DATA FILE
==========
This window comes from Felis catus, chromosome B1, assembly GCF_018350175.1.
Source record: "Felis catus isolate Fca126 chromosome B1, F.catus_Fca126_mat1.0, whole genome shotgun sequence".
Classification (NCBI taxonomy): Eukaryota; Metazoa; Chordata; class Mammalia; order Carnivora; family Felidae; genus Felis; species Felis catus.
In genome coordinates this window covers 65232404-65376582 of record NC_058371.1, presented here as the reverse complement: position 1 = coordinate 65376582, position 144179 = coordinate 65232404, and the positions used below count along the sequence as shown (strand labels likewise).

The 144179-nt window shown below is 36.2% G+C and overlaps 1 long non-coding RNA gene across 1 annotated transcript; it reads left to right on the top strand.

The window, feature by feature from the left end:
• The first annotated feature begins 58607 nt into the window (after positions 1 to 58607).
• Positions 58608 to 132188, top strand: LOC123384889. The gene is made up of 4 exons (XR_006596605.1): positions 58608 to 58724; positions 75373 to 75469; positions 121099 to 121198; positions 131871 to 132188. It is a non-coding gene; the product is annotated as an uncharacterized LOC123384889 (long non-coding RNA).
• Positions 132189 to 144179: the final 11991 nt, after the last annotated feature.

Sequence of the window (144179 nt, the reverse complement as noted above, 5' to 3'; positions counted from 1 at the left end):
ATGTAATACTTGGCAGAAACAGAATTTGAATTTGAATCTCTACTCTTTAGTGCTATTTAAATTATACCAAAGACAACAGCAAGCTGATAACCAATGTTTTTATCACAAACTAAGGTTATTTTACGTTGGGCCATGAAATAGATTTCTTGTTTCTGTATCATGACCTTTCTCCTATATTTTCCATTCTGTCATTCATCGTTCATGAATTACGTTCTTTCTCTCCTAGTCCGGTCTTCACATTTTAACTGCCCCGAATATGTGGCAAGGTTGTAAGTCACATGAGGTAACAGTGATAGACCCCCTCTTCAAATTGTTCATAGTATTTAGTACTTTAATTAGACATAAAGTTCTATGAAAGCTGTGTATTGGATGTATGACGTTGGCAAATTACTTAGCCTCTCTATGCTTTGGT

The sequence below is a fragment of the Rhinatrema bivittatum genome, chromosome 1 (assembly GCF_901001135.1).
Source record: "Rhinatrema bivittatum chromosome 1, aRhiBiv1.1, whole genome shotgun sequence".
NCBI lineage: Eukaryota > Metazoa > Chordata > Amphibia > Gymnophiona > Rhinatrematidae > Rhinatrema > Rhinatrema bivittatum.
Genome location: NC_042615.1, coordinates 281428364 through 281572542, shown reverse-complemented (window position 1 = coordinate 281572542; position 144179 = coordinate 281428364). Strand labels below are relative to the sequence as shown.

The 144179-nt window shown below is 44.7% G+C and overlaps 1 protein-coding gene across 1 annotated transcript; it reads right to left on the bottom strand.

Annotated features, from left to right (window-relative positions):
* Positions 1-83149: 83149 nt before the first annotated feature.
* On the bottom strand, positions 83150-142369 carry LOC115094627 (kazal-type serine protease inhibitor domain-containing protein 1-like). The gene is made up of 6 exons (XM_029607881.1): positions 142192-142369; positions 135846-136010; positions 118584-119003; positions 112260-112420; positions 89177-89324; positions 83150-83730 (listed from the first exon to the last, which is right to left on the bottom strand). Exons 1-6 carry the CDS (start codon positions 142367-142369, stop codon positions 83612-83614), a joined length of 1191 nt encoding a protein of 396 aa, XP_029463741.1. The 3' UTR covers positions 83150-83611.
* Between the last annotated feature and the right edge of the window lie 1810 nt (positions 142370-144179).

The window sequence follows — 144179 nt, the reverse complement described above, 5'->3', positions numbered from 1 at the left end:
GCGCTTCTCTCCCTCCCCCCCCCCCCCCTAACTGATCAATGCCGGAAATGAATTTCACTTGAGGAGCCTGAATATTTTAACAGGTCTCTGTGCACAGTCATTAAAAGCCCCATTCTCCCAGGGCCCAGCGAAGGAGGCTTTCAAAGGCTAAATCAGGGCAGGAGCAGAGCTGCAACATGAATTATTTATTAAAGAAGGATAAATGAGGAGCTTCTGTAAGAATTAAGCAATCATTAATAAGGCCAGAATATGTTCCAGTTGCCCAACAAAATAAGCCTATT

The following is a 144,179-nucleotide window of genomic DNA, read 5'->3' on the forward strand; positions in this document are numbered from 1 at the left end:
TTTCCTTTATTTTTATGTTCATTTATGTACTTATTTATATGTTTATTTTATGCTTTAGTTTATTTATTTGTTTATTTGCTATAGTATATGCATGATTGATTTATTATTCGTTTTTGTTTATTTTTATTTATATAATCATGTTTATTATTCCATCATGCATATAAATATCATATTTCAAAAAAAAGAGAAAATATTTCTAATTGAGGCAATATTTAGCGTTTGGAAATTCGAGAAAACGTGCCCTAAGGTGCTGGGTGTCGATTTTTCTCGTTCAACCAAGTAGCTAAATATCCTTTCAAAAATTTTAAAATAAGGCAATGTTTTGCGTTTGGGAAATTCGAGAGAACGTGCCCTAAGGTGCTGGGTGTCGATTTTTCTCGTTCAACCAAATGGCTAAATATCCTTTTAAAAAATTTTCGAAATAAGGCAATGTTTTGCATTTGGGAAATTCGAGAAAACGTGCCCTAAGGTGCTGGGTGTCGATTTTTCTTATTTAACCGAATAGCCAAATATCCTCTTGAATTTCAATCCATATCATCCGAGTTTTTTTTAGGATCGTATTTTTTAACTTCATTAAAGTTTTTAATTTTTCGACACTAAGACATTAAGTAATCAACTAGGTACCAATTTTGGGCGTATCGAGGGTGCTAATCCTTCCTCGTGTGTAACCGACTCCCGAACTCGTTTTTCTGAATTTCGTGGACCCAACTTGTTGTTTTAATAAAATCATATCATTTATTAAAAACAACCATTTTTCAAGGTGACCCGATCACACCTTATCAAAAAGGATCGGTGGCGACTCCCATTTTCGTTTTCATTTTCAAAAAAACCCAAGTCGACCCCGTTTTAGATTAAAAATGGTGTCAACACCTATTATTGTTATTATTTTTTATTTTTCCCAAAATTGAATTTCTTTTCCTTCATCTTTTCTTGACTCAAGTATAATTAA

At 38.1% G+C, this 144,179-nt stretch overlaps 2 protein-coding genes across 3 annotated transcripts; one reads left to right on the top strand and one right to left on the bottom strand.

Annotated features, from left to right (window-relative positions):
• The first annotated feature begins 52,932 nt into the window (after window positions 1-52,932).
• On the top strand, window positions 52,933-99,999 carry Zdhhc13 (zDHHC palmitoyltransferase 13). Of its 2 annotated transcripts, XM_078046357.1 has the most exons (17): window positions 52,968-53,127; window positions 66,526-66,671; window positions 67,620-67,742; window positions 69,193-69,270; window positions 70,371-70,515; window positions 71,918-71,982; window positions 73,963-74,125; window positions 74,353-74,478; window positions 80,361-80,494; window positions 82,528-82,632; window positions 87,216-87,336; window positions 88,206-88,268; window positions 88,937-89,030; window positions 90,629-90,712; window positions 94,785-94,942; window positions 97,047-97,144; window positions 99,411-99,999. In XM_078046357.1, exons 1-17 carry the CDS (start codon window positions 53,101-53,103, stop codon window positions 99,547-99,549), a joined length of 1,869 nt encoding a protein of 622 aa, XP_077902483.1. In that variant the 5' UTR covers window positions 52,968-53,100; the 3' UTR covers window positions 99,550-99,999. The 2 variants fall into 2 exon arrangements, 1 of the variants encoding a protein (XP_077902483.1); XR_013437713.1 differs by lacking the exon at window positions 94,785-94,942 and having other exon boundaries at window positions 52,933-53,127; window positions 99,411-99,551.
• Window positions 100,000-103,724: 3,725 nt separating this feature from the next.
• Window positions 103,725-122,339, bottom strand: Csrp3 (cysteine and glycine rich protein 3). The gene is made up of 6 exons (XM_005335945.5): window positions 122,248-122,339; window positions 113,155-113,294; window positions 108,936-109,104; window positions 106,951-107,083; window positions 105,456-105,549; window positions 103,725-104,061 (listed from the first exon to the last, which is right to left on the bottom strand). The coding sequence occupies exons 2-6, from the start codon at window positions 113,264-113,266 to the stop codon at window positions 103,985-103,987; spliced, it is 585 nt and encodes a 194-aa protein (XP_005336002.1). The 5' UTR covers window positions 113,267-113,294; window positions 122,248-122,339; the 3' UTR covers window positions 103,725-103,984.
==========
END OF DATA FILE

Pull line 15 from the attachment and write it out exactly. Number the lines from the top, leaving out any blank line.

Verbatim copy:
Genome location: NC_042615.1, coordinates 281428364 through 281572542, shown reverse-complemented (window position 1 = coordinate 281572542; position 144179 = coordinate 281428364). Strand labels below are relative to the sequence as shown.